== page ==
In 2012, the London Review of Books featured 210 books by men and 66 books by women. To get women’s voices read and recognised, the literary world needs companies like Linen Press, the independent publisher set up by Lynn Michell to champion “great writing, by women. For women”.
Going against the current trend in mainstream publishing, Linen Press never prints the pastel, lipstick-illustrated covers too often associated with and “for women”. Rather, Michell picks manuscripts which are “tough, honest, relevant and brave enough to take a broad look at the world and women’s place in it”.
Enticed by the company tagline, I interviewed Linen Press founder and writer Michell and her team to learn more about the ethos and the concept behind the publishing house.
Michell got the idea for Linen Press after a serious and sudden illness cut her career in academia short. Having always enjoyed writing and editing, in addition to lecturing English and psychology and her anthropology research, she started a creative writing class in Edinburgh, where she realised working with writers was her true calling. Setting up her own publishing house was the natural next step.
Naming the company Linen Press was the first homage to women. “I was thinking of traditional female activities and came up with fabric, texture, washing, ironing, folding, washing on the line drying,” Michell remembers. “In Edinburgh’s Victorian terraces and houses, there are very shallow cupboards called ‘a press’ which are fairly useless except with the doors removed for bookshelves, so I was playing with the words Linen Press - a shelf or cupboard where Linen is folded and stored. The phrase ‘The story unfolds’ came next. And finally my name is Lynn. Blend ‘lynn’ with ‘women’ and you get Linen.”
2013 was a successful year for Linen Press with the publication of two well-reviewed books: Sailing through Byzantium by experimental novelist Maureen Freely and Shooting Stars are the Flying Fish of the Night by Michell and Stefan Gregory.
Although Michell is mum on her plans for 2014, she reveals the company is hoping “for a Booker long-listing”.
Linen Press isn’t just a place for great writing: the company takes its championing of women’s rights in every domain very seriously. Last April, it started backing the One Billion Rising campaign, which demands an end to violence against women and girls, by giving £1 from the sale of each Hema Macherla novel to the cause.
The author’s stories are the perfect fit for the campaign. “My Indian author Hema Macherla writes about taboo subjects like abuse in arranged marriages, the plight of child widows and fallen women, and the practice of suttee. Her approach is subtle and she is a born story-teller; her personal campaign is to write novels that tell the truth about women in India while pulling you into a page turner”, Michell tells me.
Raising awareness of women’s condition around the world isn’t limited to donating money. On its social media platforms, particularly Twitter and Facebook, Linen Press shares links and insights directly related to the books and memoirs it publishes. “For those unfamiliar with Linen Press and its ethos, the social media networks are often a good introduction to what we are about”, Michell explains.
Followers can also click on general links about women and the literary world. Recent shares include a first person account by published novelist MM Finck of how she struggled to recognise the writer within herself and a New York Times op-ed by Amy Wallace about life as a female journalist. In other words, if you are a woman writer, or just interested in writing and or women’s rights, the Linen Press social media platforms are a good source of information.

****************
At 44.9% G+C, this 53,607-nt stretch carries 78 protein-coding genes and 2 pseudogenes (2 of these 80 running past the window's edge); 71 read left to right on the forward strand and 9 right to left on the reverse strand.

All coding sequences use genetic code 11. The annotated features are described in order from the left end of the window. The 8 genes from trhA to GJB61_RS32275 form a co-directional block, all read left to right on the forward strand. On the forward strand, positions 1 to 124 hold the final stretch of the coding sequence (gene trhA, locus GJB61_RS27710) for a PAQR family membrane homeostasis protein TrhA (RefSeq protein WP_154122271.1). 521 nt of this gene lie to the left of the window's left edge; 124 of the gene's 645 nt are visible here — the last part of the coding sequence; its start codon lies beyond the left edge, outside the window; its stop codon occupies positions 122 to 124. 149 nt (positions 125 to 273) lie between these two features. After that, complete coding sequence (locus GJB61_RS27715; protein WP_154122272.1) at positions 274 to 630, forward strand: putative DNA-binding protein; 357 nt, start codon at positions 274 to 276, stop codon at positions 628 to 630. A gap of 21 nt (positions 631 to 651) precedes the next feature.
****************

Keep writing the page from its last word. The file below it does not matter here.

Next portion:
This strategy is all part of Michell’s attempt to change the literary industry from within. “Women writers struggle to find a foothold in the male-dominated world of publishing which gives many more prizes to and reviews to male authors and often doesn’t include women on the shortlists for the glittering prizes. Linen Press regards the publishing industry as a only-just-ajar door to women writers and our mission is to help redress the balance.”
Much of the social media content is run by female interns. How does she reconcile championing women and employing interns, a hot topic in the news for its unfairness and its favouring of the most privileged? For Michell, It’s all about making sure the interns get actual experience under her mentorship and leave Linen Press equipped with all the skills they need to secure that hard-to-get first job in publishing.
Interns also play a key role in responding to the numerous submissions Linen Press receives. Michell trains them personally to make sure they, as well as the manuscript writer, get the best possible skills out of the experience. “When I take on a new intern, I work with her on a batch of submissions, checking her comments and criticisms, and asking her why she would accept or reject a piece. Most can do this pretty well, but they need to witness the very high standard of writing I expect”.
Michell has some advice if you are a female writer after that all-important acceptance letter from a publisher.
First, study the company website and make sure your manuscript is a good fit. Linen Press for instance is “looking for literary and top end contemporary fiction”. If your thing is illustrated stories or science fiction, your submission will be automatically rejected.
Secondly, “write about something that has truly moved you, changed you, or made you stop in your tracks to think and reflect, then make sure you have transposed that experience into fiction or memoir”.
Lastly, polish up your narrative voice. “I want to hear a strong, singing narrative voice that sucks me in and doesn’t let me go. That’s a lot to ask.”
Disclaimer: Linen Press has kindly provided me with copies of Sailing through Byzantium and The Making of Her for review.